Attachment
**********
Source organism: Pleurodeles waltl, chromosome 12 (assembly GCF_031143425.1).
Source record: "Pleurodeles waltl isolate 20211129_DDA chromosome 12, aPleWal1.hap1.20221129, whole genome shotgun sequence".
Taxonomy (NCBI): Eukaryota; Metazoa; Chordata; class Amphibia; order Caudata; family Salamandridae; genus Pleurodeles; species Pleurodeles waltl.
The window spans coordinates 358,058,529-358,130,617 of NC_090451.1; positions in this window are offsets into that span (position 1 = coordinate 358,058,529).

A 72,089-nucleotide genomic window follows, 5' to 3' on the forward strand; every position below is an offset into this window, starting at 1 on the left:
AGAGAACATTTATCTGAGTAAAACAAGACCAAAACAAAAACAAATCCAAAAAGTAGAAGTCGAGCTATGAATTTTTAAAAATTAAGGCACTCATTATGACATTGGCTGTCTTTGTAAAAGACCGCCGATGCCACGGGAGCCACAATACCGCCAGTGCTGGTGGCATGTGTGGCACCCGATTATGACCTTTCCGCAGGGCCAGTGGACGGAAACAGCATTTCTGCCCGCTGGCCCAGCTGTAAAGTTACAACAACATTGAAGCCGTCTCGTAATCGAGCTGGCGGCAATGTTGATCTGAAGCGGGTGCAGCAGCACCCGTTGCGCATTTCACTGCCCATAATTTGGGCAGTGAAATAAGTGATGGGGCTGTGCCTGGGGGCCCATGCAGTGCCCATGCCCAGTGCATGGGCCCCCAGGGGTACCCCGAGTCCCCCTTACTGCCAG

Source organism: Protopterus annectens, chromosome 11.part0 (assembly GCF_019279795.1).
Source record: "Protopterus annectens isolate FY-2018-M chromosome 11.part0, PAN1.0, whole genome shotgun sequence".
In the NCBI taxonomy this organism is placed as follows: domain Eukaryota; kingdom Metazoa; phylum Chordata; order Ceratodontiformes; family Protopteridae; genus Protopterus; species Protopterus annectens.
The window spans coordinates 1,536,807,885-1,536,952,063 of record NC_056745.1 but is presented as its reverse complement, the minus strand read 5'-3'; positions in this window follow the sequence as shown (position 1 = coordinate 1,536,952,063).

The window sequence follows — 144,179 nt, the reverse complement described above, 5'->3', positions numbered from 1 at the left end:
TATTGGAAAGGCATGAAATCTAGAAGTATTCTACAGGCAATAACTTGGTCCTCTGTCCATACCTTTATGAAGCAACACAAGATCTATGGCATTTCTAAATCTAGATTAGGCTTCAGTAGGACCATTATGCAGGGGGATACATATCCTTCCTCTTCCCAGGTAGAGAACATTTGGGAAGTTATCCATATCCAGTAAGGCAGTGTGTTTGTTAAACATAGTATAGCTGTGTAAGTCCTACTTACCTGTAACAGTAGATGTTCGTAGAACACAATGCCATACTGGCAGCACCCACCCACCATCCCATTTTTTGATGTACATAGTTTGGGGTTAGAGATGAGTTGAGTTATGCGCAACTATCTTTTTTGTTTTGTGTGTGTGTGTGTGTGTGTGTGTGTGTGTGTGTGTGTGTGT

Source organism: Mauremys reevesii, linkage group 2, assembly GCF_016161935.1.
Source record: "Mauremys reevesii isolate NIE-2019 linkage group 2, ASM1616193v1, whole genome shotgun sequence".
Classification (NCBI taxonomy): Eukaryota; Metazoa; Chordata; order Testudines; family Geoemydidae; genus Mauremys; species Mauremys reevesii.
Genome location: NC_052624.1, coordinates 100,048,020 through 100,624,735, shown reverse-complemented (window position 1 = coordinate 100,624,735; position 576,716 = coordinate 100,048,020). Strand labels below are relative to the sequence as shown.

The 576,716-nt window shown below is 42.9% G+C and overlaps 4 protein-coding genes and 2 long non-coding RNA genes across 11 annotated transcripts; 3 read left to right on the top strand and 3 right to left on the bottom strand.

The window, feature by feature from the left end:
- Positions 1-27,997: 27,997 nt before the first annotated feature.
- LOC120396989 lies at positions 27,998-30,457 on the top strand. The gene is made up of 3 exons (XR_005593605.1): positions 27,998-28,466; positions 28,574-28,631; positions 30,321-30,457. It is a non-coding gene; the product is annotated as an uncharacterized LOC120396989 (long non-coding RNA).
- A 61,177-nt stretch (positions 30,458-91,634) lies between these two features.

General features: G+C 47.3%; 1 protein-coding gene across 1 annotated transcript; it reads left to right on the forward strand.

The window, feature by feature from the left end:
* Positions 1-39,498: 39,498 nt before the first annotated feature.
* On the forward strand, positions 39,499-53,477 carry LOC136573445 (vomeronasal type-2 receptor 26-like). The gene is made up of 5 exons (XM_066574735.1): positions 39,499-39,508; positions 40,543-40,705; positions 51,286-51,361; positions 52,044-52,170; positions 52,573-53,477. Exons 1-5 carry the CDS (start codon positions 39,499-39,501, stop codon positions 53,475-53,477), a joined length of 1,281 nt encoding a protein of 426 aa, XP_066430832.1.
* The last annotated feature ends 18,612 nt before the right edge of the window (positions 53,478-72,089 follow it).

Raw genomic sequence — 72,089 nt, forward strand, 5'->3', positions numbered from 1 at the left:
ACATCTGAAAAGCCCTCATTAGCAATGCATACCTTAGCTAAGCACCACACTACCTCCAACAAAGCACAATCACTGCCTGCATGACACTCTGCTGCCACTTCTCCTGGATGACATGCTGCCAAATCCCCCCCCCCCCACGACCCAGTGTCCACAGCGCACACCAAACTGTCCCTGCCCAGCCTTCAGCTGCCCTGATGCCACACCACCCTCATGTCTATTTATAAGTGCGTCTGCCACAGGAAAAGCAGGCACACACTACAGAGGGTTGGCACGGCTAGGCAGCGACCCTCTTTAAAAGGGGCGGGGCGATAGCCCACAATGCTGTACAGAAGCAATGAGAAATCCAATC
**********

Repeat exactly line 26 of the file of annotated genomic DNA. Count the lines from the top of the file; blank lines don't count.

* The last annotated feature ends 18,612 nt before the right edge of the window (positions 53,478-72,089 follow it).